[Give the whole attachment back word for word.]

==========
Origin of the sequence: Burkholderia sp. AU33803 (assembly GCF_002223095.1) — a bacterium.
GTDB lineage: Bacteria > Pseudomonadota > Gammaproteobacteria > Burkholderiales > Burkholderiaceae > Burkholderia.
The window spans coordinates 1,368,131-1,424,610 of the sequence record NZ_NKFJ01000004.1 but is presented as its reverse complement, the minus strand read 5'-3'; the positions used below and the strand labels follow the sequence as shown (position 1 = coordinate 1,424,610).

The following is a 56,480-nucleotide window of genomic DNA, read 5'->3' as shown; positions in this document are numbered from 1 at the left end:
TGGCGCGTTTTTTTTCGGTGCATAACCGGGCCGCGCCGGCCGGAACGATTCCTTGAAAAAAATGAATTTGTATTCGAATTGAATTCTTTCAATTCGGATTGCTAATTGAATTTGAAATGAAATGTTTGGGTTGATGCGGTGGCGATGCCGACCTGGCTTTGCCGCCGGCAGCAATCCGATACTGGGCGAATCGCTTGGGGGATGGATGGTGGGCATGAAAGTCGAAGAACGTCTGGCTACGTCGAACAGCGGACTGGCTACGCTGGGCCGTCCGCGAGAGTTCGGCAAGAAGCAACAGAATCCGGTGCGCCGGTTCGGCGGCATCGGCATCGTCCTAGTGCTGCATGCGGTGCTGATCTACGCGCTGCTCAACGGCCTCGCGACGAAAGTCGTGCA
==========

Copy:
Origin of the sequence: Burkholderia sp. AU33803 (assembly GCF_002223095.1) — a bacterium.
GTDB lineage: Bacteria > Pseudomonadota > Gammaproteobacteria > Burkholderiales > Burkholderiaceae > Burkholderia.
The window spans coordinates 1,368,131-1,424,610 of the sequence record NZ_NKFJ01000004.1 but is presented as its reverse complement, the minus strand read 5'-3'; the positions used below and the strand labels follow the sequence as shown (position 1 = coordinate 1,424,610).

The following is a 56,480-nucleotide window of genomic DNA, read 5'->3' as shown; positions in this document are numbered from 1 at the left end:
TGGCGCGTTTTTTTTCGGTGCATAACCGGGCCGCGCCGGCCGGAACGATTCCTTGAAAAAAATGAATTTGTATTCGAATTGAATTCTTTCAATTCGGATTGCTAATTGAATTTGAAATGAAATGTTTGGGTTGATGCGGTGGCGATGCCGACCTGGCTTTGCCGCCGGCAGCAATCCGATACTGGGCGAATCGCTTGGGGGATGGATGGTGGGCATGAAAGTCGAAGAACGTCTGGCTACGTCGAACAGCGGACTGGCTACGCTGGGCCGTCCGCGAGAGTTCGGCAAGAAGCAACAGAATCCGGTGCGCCGGTTCGGCGGCATCGGCATCGTCCTAGTGCTGCATGCGGTGCTGATCTACGCGCTGCTCAACGGCCTCGCGACGAAAGTCGTGCA